Professional negligence by act or omission by a health care provider in which the treatment provided falls below the accepted standard of practice in the medical community and causes injury or death to the patient, with most cases involving medical error.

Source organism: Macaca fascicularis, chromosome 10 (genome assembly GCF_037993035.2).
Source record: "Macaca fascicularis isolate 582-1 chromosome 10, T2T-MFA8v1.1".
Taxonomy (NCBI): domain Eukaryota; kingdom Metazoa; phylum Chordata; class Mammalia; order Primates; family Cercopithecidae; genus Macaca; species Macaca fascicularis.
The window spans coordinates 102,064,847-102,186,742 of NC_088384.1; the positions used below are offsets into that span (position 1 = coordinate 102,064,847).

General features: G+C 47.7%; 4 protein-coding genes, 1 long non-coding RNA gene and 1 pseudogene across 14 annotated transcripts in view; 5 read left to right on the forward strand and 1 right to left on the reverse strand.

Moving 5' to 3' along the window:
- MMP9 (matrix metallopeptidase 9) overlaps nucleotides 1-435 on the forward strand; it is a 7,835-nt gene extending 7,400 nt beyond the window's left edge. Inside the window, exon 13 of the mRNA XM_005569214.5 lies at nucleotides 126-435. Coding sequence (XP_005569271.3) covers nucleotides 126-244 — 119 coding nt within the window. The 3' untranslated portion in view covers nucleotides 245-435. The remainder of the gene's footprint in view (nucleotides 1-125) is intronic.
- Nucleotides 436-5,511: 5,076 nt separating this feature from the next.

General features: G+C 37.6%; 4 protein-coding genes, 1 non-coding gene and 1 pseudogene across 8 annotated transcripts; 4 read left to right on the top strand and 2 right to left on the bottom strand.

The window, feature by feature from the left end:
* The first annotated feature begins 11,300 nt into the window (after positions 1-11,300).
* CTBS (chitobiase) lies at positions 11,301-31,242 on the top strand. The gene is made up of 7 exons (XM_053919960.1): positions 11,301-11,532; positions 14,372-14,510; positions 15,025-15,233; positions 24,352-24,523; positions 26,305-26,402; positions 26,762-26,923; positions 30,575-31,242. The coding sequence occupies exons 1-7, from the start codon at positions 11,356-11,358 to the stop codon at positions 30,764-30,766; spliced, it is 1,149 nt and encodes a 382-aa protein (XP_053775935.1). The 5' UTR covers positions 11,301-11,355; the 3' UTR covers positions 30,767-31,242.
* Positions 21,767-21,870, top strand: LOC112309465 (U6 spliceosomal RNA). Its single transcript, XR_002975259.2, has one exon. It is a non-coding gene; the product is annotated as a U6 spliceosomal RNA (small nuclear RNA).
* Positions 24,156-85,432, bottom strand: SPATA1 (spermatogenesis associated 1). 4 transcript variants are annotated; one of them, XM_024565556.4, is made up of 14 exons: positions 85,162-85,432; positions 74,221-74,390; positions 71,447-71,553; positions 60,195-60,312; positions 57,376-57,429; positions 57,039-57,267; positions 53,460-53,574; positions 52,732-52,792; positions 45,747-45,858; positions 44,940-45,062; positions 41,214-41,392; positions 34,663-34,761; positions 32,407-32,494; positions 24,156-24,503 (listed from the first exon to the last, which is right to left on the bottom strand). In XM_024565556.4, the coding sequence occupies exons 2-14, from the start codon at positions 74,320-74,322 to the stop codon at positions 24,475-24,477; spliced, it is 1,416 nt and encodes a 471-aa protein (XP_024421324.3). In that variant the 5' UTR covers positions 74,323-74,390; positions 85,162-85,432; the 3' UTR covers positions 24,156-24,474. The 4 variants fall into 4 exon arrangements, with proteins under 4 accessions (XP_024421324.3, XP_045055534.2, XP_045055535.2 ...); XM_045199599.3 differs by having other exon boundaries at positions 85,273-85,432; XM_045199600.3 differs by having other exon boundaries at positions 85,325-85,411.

T raumatic Brain Injury (TBI) can result from a direct blow or force to the head. In severe cases, the effects on the injured person are seen immediately, can be quite profound and are easily detected. In other situations, mild to moderate brain injury can result from seemingly less severe accidents and can actually be caused by the jarring or movement of the brain inside and against the walls of the skull. In fact, in some situations, brain injury can be caused by "axonal shearing" or microscopic tearing of fibers in the brain. Mild to moderate brain injury produces more subtle effects and is often undiagnosed by a family doctor, chiropractor, osteopath or orthopedist. People experiencing memory problems, changes in temperament, personality, taste, smell, sight or hearing should bring these symptoms to the attention of their treating doctor right away. If the symptoms persist, consultation with a neurologist or neuropsychologist should be considered and discussed with your treating doctor. When Mr. Itzler meets with potential clients for the first time, he routinely asks them about these types of symptoms to make sure that this type of mild to moderate closed head injury does not go undetected. He has received continuing legal education training at several seminars run by the National Head Injury Association and has handled a number of mild and moderate brain injury cases.